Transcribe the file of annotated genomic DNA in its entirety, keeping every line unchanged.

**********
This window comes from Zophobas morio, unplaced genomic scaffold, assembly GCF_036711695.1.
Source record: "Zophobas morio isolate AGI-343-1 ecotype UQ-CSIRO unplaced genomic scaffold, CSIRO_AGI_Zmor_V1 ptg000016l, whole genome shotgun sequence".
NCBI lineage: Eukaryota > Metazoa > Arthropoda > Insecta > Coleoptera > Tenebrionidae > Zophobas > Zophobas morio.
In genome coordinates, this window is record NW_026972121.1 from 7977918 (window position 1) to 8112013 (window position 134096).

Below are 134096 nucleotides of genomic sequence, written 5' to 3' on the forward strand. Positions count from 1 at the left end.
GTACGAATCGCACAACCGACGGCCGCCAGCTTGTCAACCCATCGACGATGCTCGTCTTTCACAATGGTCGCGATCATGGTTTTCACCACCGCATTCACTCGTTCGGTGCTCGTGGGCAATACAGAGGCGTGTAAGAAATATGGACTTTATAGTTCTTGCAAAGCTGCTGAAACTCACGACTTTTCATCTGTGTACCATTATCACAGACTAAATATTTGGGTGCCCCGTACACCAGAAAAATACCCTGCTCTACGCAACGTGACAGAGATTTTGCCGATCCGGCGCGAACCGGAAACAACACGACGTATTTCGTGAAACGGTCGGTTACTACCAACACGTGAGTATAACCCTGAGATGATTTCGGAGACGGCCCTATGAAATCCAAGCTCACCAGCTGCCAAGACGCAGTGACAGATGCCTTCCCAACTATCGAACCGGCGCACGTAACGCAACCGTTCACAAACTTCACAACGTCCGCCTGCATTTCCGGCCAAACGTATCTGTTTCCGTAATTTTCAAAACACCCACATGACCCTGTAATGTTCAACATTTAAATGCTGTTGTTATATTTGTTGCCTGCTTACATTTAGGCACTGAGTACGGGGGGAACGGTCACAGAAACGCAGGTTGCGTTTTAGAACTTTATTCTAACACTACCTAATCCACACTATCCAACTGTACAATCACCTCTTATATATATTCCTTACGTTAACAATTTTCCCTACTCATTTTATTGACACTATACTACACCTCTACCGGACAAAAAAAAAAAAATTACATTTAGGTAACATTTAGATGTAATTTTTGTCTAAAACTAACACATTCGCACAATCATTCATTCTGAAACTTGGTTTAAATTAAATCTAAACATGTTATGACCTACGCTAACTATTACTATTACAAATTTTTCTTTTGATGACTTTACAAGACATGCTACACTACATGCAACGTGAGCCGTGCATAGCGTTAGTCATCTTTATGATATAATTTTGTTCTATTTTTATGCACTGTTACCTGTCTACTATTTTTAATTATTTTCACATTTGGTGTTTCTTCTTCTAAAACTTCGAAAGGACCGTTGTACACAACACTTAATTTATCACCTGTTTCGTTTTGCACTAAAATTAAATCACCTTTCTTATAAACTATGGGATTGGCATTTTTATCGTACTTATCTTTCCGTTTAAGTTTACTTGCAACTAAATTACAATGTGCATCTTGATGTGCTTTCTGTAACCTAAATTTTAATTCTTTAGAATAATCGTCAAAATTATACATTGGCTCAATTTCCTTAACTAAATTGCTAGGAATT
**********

This window comes from Zophobas morio, unplaced genomic scaffold, assembly GCF_036711695.1.
Source record: "Zophobas morio isolate AGI-343-1 ecotype UQ-CSIRO unplaced genomic scaffold, CSIRO_AGI_Zmor_V1 ptg000016l, whole genome shotgun sequence".
NCBI lineage: Eukaryota > Metazoa > Arthropoda > Insecta > Coleoptera > Tenebrionidae > Zophobas > Zophobas morio.
In genome coordinates, this window is record NW_026972121.1 from 7977918 (window position 1) to 8112013 (window position 134096).

Below are 134096 nucleotides of genomic sequence, written 5' to 3' on the forward strand. Positions count from 1 at the left end.
GTACGAATCGCACAACCGACGGCCGCCAGCTTGTCAACCCATCGACGATGCTCGTCTTTCACAATGGTCGCGATCATGGTTTTCACCACCGCATTCACTCGTTCGGTGCTCGTGGGCAATACAGAGGCGTGTAAGAAATATGGACTTTATAGTTCTTGCAAAGCTGCTGAAACTCACGACTTTTCATCTGTGTACCATTATCACAGACTAAATATTTGGGTGCCCCGTACACCAGAAAAATACCCTGCTCTACGCAACGTGACAGAGATTTTGCCGATCCGGCGCGAACCGGAAACAACACGACGTATTTCGTGAAACGGTCGGTTACTACCAACACGTGAGTATAACCCTGAGATGATTTCGGAGACGGCCCTATGAAATCCAAGCTCACCAGCTGCCAAGACGCAGTGACAGATGCCTTCCCAACTATCGAACCGGCGCACGTAACGCAACCGTTCACAAACTTCACAACGTCCGCCTGCATTTCCGGCCAAACGTATCTGTTTCCGTAATTTTCAAAACACCCACATGACCCTGTAATGTTCAACATTTAAATGCTGTTGTTATATTTGTTGCCTGCTTACATTTAGGCACTGAGTACGGGGGGAACGGTCACAGAAACGCAGGTTGCGTTTTAGAACTTTATTCTAACACTACCTAATCCACACTATCCAACTGTACAATCACCTCTTATATATATTCCTTACGTTAACAATTTTCCCTACTCATTTTATTGACACTATACTACACCTCTACCGGACAAAAAAAAAAAAATTACATTTAGGTAACATTTAGATGTAATTTTTGTCTAAAACTAACACATTCGCACAATCATTCATTCTGAAACTTGGTTTAAATTAAATCTAAACATGTTATGACCTACGCTAACTATTACTATTACAAATTTTTCTTTTGATGACTTTACAAGACATGCTACACTACATGCAACGTGAGCCGTGCATAGCGTTAGTCATCTTTATGATATAATTTTGTTCTATTTTTATGCACTGTTACCTGTCTACTATTTTTAATTATTTTCACATTTGGTGTTTCTTCTTCTAAAACTTCGAAAGGACCGTTGTACACAACACTTAATTTATCACCTGTTTCGTTTTGCACTAAAATTAAATCACCTTTCTTATAAACTATGGGATTGGCATTTTTATCGTACTTATCTTTCCGTTTAAGTTTACTTGCAACTAAATTACAATGTGCATCTTGATGTGCTTTCTGTAACCTAAATTTTAATTCTTTAGAATAATCGTCAAAATTATACATTGGCTCAATTTCCTTAACTAAATTGCTAGGAATT